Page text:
What Is Madison'S Thesis In Federalist No 51

What Is Madison'S Thesis In Federalist No 51-11
Objections to the Power of the Senate To Set as a Court for Impeachments Further Considered. To judge from the conduct of the opposite parties, we shall be led to conclude that they will mutually hope to evince the justness of their opinions, and to increase the number of their converts by the loudness of their declamations and the bitterness of their invectives.

Objections to the Power of the Senate To Set as a Court for Impeachments Further Considered. To judge from the conduct of the opposite parties, we shall be led to conclude that they will mutually hope to evince the justness of their opinions, and to increase the number of their converts by the loudness of their declamations and the bitterness of their invectives.

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An over-scrupulous jealousy of danger to the rights of the people, which is more commonly the fault of the head than of the heart, will be represented as mere pretense and artifice, the stale bait for popularity at the expense of the public good.

An enlightened zeal for the energy and efficiency of government will be stigmatized as the offspring of a temper fond of despotic power and hostile to the principles of liberty.

It has until lately been a received and uncontradicted opinion that the prosperity of the people of America depended on their continuing firmly united, and the wishes, prayers, and efforts of our best and wisest citizens have been constantly directed to that object.

It is well worthy of consideration therefore, whether it would conduce more to the interest of the people of America that they should, to all general purposes, be one nation, under one federal government, or that they should divide themselves into separate confederacies, and give to the head of each the same kind of powers which they are advised to place in one national government.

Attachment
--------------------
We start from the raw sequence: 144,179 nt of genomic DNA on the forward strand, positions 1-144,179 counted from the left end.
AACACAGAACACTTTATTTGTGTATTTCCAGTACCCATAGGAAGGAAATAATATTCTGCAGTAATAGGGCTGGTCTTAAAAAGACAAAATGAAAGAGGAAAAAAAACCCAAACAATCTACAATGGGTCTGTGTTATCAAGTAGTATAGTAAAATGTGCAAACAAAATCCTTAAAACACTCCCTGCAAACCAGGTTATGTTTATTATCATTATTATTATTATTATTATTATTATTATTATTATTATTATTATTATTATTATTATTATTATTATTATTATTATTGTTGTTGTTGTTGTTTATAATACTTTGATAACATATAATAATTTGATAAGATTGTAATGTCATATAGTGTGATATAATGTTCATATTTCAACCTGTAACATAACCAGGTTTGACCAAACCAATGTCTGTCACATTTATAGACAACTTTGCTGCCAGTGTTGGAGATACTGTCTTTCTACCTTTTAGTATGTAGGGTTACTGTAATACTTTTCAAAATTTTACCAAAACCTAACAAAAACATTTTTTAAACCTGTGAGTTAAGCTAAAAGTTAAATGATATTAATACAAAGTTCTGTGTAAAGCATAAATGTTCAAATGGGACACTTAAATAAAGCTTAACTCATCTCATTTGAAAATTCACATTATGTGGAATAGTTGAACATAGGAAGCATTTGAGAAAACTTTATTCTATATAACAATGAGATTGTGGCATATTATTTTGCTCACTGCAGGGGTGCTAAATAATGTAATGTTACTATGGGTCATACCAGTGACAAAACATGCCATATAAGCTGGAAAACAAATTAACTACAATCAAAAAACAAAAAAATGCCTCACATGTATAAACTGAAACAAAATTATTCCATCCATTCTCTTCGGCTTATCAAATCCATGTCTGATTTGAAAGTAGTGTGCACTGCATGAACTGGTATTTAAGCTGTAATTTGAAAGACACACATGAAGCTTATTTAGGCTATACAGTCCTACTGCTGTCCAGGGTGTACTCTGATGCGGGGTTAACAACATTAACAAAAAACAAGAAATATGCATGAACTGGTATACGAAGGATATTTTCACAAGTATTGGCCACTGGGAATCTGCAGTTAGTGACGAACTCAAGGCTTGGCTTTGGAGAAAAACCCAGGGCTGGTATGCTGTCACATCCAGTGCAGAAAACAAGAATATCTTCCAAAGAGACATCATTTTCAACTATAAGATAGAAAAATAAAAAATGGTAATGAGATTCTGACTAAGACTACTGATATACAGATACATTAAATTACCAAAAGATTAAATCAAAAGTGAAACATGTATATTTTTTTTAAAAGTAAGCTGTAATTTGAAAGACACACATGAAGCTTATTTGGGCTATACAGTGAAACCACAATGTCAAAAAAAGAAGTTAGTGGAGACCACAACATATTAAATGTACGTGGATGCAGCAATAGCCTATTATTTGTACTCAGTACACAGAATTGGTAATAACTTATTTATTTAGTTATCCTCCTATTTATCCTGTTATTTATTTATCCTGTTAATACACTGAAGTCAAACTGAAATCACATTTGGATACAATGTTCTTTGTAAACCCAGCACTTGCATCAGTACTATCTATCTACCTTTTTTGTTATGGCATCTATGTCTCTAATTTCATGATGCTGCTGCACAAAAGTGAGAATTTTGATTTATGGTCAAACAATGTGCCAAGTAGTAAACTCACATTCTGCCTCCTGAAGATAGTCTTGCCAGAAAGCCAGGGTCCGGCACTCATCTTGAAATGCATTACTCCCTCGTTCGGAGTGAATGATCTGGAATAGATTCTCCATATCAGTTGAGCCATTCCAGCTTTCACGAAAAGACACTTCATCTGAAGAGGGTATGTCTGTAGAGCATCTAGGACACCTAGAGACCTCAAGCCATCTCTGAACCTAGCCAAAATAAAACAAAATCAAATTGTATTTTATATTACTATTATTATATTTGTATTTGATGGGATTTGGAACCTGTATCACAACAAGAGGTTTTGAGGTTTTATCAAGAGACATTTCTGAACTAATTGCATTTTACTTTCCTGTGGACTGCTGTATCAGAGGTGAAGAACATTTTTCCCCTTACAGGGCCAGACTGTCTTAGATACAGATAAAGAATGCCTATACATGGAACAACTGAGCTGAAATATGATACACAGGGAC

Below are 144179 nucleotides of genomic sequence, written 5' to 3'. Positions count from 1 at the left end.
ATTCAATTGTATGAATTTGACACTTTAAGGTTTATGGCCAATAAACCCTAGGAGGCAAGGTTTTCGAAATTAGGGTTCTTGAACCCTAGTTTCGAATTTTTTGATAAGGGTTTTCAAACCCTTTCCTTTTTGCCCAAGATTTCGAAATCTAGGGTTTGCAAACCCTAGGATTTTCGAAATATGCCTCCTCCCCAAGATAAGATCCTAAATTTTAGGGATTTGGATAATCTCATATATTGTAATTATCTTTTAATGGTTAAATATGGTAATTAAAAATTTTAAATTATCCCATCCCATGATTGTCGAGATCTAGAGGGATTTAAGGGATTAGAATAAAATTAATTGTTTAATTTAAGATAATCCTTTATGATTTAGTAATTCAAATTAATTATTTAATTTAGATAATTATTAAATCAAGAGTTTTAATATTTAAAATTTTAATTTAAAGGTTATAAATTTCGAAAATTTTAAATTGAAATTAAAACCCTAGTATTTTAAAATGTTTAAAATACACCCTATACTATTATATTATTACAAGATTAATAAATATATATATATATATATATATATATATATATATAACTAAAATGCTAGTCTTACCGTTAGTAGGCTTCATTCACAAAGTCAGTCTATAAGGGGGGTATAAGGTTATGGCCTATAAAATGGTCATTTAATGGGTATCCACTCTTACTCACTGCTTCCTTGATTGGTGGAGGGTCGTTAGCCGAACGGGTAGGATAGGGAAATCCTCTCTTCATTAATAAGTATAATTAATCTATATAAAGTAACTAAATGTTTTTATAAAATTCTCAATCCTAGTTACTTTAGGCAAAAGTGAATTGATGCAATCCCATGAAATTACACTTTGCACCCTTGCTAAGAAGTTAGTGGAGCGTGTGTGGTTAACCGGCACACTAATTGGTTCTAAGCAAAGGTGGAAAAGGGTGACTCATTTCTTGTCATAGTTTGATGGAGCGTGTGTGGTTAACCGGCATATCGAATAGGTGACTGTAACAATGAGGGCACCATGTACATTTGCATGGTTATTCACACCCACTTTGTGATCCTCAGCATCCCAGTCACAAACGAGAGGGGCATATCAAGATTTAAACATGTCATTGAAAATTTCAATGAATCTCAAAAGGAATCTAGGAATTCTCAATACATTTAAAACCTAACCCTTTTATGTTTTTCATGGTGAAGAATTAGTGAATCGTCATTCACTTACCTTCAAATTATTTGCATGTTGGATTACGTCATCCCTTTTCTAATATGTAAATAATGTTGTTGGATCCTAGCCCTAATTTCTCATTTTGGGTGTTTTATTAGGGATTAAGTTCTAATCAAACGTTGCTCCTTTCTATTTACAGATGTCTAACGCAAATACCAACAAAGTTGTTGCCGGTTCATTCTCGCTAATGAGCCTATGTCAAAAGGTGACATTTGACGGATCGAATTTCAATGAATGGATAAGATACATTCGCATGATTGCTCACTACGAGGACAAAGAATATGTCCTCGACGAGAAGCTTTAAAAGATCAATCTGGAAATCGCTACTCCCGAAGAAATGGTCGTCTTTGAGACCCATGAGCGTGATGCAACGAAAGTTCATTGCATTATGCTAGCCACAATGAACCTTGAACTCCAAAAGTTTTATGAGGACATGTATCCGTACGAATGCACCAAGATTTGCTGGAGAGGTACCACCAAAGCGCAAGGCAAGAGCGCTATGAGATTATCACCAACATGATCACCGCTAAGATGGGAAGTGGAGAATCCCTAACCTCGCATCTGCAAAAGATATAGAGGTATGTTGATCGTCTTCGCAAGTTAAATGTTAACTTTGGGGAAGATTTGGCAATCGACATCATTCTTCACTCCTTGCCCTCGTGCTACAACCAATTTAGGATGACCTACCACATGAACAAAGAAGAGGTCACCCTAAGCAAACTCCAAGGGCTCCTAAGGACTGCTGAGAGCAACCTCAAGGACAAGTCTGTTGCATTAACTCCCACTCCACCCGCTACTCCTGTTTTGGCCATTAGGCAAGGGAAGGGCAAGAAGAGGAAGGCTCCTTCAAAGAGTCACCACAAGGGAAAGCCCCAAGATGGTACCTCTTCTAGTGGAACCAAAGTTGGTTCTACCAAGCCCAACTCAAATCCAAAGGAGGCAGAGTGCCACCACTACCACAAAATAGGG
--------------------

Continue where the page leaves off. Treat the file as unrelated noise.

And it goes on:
And yet, however just these sentiments will be allowed to be, we have already sufficient indications that it will happen in this as in all former cases of great national discussion.

Heresies in either can rarely be cured by persecution. The Influence of the State and Federal Governments Compared FEDERALIST No. The Particular Structure of the New Government and the Distribution of Power Among Its Different Parts. I propose, in a series of papers, to discuss the following interesting particulars: THE UTILITY OF THE UNION TO YOUR POLITICAL PROSPERITY THE INSUFFICIENCY OF THE PRESENT CONFEDERATION TO PRESERVE THAT UNION THE NECESSITY OF A GOVERNMENT AT LEAST EQUALLY ENERGETIC WITH THE ONE PROPOSED, TO THE ATTAINMENT OF THIS OBJECT THE CONFORMITY OF THE PROPOSED CONSTITUTION TO THE TRUE PRINCIPLES OF REPUBLICAN GOVERNMENT ITS ANALOGY TO YOUR OWN STATE CONSTITUTION and lastly, THE ADDITIONAL SECURITY WHICH ITS ADOPTION WILL AFFORD TO THE PRESERVATION OF THAT SPECIES OF GOVERNMENT, TO LIBERTY, AND TO PROPERTY. These Departments Should Not Be So Far Separated as to Have No Constitutional Control Over Each Other. They shall at least be offered in a spirit which will not disgrace the cause of truth. I shall not, however, multiply professions on this head. The consciousness of good intentions disdains ambiguity. Method of Guarding Against the Encroachments of Any One Department of Government by Appealing to the People Through a Convention. My arguments will be open to all, and may be judged of by all. Periodical Appeals to the People Considered FEDERALIST No. The Structure of the Government Must Furnish the Proper Checks and Balances Between the Different Departments. My motives must remain in the depository of my own breast. On the other hand, it will be equally forgotten that the vigor of government is essential to the security of liberty; that, in the contemplation of a sound and well-informed judgment, their interest can never be separated; and that a dangerous ambition more often lurks behind the specious mask of zeal for the rights of the people than under the forbidden appearance of zeal for the firmness and efficiency of government. It will be forgotten, on the one hand, that jealousy is the usual concomitant of love, and that the noble enthusiasm of liberty is apt to be infected with a spirit of narrow and illiberal distrust. For in politics, as in religion, it is equally absurd to aim at making proselytes by fire and sword. Were there not even these inducements to moderation, nothing could be more ill-judged than that intolerant spirit which has, at all times, characterized political parties.

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